Years later, Ethel Porter recollected traveling at three years of age in 1892 with her father to the Altoon quicksilver mine at elevation 6,800 feet in the Northern California Trinity Alps.
Her dad, J.H. Porter, contracted to supply wood to the mine and eventually moved his family to the site in 1896. Porter used eight oxen to haul wood, later expanding to three teams of six or eight horses. Porter built a barn for each of the teams, with a man assigned to oversee the care of the animals.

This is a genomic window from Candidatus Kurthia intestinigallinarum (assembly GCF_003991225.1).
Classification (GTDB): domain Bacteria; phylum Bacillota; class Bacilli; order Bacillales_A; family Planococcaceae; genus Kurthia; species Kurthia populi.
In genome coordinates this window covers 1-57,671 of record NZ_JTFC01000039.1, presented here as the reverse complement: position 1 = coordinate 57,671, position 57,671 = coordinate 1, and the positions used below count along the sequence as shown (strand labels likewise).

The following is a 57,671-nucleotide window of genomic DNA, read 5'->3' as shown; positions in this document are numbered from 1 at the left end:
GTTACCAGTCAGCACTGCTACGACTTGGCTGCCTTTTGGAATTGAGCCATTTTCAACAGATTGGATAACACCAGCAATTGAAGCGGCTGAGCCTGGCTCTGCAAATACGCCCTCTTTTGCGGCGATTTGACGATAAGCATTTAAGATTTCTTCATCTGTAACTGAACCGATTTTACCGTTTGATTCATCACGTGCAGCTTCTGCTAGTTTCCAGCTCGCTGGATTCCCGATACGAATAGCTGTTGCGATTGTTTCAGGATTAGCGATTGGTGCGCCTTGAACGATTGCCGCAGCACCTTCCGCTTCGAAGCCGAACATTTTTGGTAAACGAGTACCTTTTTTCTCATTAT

The mine was successful, using Porter’s wood to generate steam to power electricity for lights and for the mill’s machinery and hoists.
Ethel Porter remembered a string of lights that ran up the hill, providing entertainment in the winter snow. Men and children would ski down the hill on appropriately sized skis made by Swedes at the mill. She said the more daring skiers also used snow-covered dump-piles of mine debris with slopes much steeper than the hill.
Porter’s book, published in 1958, is titled “"Recollections of a Childhood Spent in the Trinity Mines."
Source: Porter Callom, Ethel. "Recollections of a Childhood Spent in the Trinity Mines." Trinity, 1958, pp. 40-43.